According to his career numbers at Baseball Prospectus, Raines was worth 123.7 WARP over the course of his playing days. That ranks 10th among left-fielders and 87th overall, which doesn't sound impressive until you consider that the Hall contains just shy of 200 non-Negro League players (alas, the Negro Leaguers can't be scored with this system). Raines' peak score of 68.4 -- or 9.8 wins a year -- ranks ninth among left-fielders. Via those two totals, Raines weighs in with 96.1 JAWS, ahead of all but five left fielders already in the Hall. Remember that Bonds, Rose, and Henderson aren't in (yet); the first two may never be, and while the third (eligible for election in 2009) overshadowed and out-valued Raines significantly over the course of his career, this isn't an either/or contest.

Here's how Raines compares to the average Hall of Fame left-fielder, as well as the other left fielder on the ballot -- and the top returning vote-getter among hitters at 63.5 percent -- Jim Rice. I'll also throw in one more player, Lou Brock, a Hall of Fame left fielder to whom Raines is often compared:

Raines not only exceeds the average career and peak averages for Hall-inducted left-fielders, he blazes past them and leaves Brock and Rice in the dust. The Red Sox slugger may have put the fear in opposing pitchers, but as dangerous as he was in his prime, he was still worth 1.8 wins a year fewer than Raines. Power notwithstanding, Rice's .352 OBP is low for a fearsome slugger in a hitters' ballpark as Fenway was during his career. He falls more than 40 wins shy of Raines' career total, and well shy of the Hall average because he retired at 36. Rice's score ranks just 34th among all left-fielders, lower than 14 of the 18 who are enshrined, and also ranking behind "Hall of Very Good" players Roy White, Brian Giles, Minnie Minoso and Brian Downing.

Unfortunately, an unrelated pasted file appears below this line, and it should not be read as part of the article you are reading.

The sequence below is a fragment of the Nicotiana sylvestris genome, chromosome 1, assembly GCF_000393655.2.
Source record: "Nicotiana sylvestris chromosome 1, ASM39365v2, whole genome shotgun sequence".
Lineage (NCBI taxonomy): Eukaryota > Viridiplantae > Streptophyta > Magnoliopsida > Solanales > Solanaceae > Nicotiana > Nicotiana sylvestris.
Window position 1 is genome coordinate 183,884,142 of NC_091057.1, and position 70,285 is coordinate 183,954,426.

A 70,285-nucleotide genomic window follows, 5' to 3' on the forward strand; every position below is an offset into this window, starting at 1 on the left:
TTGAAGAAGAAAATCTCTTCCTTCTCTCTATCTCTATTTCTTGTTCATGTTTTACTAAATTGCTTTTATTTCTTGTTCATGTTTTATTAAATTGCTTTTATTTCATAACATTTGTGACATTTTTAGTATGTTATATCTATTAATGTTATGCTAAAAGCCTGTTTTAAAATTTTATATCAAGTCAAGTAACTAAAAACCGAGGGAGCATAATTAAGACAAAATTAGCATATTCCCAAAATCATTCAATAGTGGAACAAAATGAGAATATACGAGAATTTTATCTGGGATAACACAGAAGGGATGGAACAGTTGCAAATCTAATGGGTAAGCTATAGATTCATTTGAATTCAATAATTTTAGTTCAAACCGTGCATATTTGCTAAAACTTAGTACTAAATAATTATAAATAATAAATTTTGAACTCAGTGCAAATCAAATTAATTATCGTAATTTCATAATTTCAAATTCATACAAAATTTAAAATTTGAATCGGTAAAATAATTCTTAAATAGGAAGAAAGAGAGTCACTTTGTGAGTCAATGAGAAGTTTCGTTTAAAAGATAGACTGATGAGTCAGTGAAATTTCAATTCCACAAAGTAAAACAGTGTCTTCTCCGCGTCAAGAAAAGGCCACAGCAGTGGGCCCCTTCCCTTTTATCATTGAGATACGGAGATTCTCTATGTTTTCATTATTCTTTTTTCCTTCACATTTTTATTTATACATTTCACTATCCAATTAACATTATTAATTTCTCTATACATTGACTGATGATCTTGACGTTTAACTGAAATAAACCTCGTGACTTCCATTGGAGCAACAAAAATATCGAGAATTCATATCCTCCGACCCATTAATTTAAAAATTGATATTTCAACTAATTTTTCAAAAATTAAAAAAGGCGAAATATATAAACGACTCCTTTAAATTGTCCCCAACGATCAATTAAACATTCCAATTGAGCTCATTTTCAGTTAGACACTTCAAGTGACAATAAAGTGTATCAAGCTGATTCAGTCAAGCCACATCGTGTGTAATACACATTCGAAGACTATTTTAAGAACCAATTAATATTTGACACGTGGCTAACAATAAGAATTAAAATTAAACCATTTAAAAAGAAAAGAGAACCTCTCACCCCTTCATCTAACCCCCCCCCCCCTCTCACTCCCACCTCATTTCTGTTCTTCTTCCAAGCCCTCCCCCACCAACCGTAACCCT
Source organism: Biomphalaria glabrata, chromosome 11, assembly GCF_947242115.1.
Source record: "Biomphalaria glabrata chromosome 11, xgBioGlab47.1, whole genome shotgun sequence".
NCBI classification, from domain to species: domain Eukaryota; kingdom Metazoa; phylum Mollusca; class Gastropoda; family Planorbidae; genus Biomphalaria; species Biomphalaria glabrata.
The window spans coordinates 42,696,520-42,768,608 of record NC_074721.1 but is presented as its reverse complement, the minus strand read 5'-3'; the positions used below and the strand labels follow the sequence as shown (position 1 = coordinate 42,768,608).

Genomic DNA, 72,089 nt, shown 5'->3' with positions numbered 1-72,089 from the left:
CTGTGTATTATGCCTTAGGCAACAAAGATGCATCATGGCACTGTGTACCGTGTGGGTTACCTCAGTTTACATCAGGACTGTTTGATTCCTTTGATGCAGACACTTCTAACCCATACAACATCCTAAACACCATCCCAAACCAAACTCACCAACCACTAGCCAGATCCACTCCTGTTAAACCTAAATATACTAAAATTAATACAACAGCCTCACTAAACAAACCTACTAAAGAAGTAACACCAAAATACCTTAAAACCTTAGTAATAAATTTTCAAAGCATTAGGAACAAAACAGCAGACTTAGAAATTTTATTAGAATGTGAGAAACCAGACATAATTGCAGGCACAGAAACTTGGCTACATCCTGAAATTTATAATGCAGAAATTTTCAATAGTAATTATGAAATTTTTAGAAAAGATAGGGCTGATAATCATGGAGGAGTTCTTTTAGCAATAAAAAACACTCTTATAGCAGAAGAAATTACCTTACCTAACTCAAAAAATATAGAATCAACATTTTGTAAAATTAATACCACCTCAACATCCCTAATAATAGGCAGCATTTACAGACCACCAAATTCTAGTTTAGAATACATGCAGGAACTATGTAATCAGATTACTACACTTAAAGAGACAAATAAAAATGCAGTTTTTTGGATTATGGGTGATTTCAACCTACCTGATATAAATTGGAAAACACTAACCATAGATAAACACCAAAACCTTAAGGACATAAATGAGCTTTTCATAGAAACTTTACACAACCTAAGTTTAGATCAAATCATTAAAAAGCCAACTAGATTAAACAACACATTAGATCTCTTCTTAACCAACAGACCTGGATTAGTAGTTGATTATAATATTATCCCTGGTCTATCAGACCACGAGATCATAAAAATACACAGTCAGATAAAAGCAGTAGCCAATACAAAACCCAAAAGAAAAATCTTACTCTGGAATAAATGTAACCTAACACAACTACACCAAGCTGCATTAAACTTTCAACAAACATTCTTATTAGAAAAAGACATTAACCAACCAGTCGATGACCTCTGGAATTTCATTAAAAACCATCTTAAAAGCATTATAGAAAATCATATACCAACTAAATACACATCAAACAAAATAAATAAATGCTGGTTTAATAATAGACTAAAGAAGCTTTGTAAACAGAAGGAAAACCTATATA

As for Brock, unlike Raines, he has more than 3,000 hits, not to mention some incredible World Series performances. But Brock was worth nearly three wins a year fewer at his peak, and his .342 career OBP is miles behind Raines' .385, and you know what they say about stealing first base. To get to Raines' stratosphere in terms of overall value, Brock would have to connect at an international airport. Brock's credentials bring up a good point about JAWS, though: it doesn't account for everything in a player's career, because awards, batting titles, milestones, and postseason performance are left by the wayside. That's not to say they shouldn't matter in a Hall of Fame case; they add unique color and perspective. But they don't translate directly to on-field wins, to a player's year-in, year-out value to his teams.

Here's something additional to consider about Raines: Of the 67 players who have higher JAWS totals and who are eligible for the Hall of Fame, only three whose careers began after 1900 aren't enshrined: Bert Blyleven (100.2), Ron Santo (100.5) and Bobby Grich (96.7). Blyleven's Hall of Fame credentials have made him a cause célèbre in recent years, Santo keeps coming up short on the Veterans Committee ballots despite overwhelming credentials, and Grich can't even buy a spot on the VC ballot after falling off the writers' in his first year of eligibility.

Their stories are for another day, however. The point here is that Tim Raines compares very favorably to the players already in the Hall of Fame, and he's eminently worthy of his own spot in Cooperstown.